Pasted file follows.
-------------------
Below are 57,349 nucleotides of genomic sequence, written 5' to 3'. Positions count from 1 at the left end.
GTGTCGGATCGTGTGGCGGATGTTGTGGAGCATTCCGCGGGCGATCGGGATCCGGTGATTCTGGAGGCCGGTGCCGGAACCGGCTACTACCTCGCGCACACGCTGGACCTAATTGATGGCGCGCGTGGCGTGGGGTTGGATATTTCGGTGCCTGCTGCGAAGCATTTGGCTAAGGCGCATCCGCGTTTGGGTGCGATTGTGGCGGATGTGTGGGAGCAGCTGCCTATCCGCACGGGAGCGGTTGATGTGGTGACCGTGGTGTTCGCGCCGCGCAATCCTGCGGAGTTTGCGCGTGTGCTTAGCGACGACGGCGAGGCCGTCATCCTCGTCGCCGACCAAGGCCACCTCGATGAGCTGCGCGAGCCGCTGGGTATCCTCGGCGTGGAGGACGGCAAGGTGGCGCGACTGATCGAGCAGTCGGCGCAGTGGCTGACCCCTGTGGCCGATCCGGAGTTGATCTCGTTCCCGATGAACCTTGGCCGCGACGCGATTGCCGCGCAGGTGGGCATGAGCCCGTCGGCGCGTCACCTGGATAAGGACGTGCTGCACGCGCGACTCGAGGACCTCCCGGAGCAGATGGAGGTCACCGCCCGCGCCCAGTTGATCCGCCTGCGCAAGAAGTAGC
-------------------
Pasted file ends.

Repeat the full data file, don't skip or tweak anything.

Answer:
Below are 57,349 nucleotides of genomic sequence, written 5' to 3'. Positions count from 1 at the left end.
GTGTCGGATCGTGTGGCGGATGTTGTGGAGCATTCCGCGGGCGATCGGGATCCGGTGATTCTGGAGGCCGGTGCCGGAACCGGCTACTACCTCGCGCACACGCTGGACCTAATTGATGGCGCGCGTGGCGTGGGGTTGGATATTTCGGTGCCTGCTGCGAAGCATTTGGCTAAGGCGCATCCGCGTTTGGGTGCGATTGTGGCGGATGTGTGGGAGCAGCTGCCTATCCGCACGGGAGCGGTTGATGTGGTGACCGTGGTGTTCGCGCCGCGCAATCCTGCGGAGTTTGCGCGTGTGCTTAGCGACGACGGCGAGGCCGTCATCCTCGTCGCCGACCAAGGCCACCTCGATGAGCTGCGCGAGCCGCTGGGTATCCTCGGCGTGGAGGACGGCAAGGTGGCGCGACTGATCGAGCAGTCGGCGCAGTGGCTGACCCCTGTGGCCGATCCGGAGTTGATCTCGTTCCCGATGAACCTTGGCCGCGACGCGATTGCCGCGCAGGTGGGCATGAGCCCGTCGGCGCGTCACCTGGATAAGGACGTGCTGCACGCGCGACTCGAGGACCTCCCGGAGCAGATGGAGGTCACCGCCCGCGCCCAGTTGATCCGCCTGCGCAAGAAGTAGC